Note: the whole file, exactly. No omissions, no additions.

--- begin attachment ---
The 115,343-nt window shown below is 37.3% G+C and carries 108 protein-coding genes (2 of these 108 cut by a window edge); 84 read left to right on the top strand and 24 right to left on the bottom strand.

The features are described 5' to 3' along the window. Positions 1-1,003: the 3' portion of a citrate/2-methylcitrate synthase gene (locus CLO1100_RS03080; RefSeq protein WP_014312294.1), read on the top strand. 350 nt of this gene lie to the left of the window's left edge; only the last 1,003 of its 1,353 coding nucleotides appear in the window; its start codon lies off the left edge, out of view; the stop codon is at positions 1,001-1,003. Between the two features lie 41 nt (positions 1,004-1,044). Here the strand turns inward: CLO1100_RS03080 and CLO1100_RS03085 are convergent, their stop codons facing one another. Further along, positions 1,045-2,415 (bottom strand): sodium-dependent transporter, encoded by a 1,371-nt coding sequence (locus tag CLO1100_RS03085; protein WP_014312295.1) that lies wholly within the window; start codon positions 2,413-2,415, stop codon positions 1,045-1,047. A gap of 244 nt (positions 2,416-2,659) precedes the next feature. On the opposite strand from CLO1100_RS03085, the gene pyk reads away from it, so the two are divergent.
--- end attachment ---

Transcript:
The 115,343-nt window shown below is 37.3% G+C and carries 108 protein-coding genes (2 of these 108 cut by a window edge); 84 read left to right on the top strand and 24 right to left on the bottom strand.

The features are described 5' to 3' along the window. Positions 1-1,003: the 3' portion of a citrate/2-methylcitrate synthase gene (locus CLO1100_RS03080; RefSeq protein WP_014312294.1), read on the top strand. 350 nt of this gene lie to the left of the window's left edge; only the last 1,003 of its 1,353 coding nucleotides appear in the window; its start codon lies off the left edge, out of view; the stop codon is at positions 1,001-1,003. Between the two features lie 41 nt (positions 1,004-1,044). Here the strand turns inward: CLO1100_RS03080 and CLO1100_RS03085 are convergent, their stop codons facing one another. Further along, positions 1,045-2,415 (bottom strand): sodium-dependent transporter, encoded by a 1,371-nt coding sequence (locus tag CLO1100_RS03085; protein WP_014312295.1) that lies wholly within the window; start codon positions 2,413-2,415, stop codon positions 1,045-1,047. A gap of 244 nt (positions 2,416-2,659) precedes the next feature. On the opposite strand from CLO1100_RS03085, the gene pyk reads away from it, so the two are divergent.